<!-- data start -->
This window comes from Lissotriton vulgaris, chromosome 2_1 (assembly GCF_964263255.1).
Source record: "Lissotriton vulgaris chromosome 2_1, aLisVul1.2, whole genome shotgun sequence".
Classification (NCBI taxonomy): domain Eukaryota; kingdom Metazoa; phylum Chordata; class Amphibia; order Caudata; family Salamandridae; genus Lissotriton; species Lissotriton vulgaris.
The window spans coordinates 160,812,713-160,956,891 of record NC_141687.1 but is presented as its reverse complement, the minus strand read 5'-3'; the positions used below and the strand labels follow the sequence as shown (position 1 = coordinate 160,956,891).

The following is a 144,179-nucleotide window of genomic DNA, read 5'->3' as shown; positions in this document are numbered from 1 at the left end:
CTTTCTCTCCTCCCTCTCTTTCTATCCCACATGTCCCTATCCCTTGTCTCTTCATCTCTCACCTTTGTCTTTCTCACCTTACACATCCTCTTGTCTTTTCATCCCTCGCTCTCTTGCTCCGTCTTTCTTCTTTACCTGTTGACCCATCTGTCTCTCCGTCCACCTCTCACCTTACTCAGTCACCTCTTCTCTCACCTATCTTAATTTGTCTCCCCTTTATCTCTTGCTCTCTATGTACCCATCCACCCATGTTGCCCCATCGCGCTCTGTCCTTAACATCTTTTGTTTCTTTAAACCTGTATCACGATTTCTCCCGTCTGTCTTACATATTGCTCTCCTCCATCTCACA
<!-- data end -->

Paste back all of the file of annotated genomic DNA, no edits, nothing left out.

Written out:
This window comes from Lissotriton vulgaris, chromosome 2_1 (assembly GCF_964263255.1).
Source record: "Lissotriton vulgaris chromosome 2_1, aLisVul1.2, whole genome shotgun sequence".
Classification (NCBI taxonomy): domain Eukaryota; kingdom Metazoa; phylum Chordata; class Amphibia; order Caudata; family Salamandridae; genus Lissotriton; species Lissotriton vulgaris.
The window spans coordinates 160,812,713-160,956,891 of record NC_141687.1 but is presented as its reverse complement, the minus strand read 5'-3'; the positions used below and the strand labels follow the sequence as shown (position 1 = coordinate 160,956,891).

The following is a 144,179-nucleotide window of genomic DNA, read 5'->3' as shown; positions in this document are numbered from 1 at the left end:
CTTTCTCTCCTCCCTCTCTTTCTATCCCACATGTCCCTATCCCTTGTCTCTTCATCTCTCACCTTTGTCTTTCTCACCTTACACATCCTCTTGTCTTTTCATCCCTCGCTCTCTTGCTCCGTCTTTCTTCTTTACCTGTTGACCCATCTGTCTCTCCGTCCACCTCTCACCTTACTCAGTCACCTCTTCTCTCACCTATCTTAATTTGTCTCCCCTTTATCTCTTGCTCTCTATGTACCCATCCACCCATGTTGCCCCATCGCGCTCTGTCCTTAACATCTTTTGTTTCTTTAAACCTGTATCACGATTTCTCCCGTCTGTCTTACATATTGCTCTCCTCCATCTCACA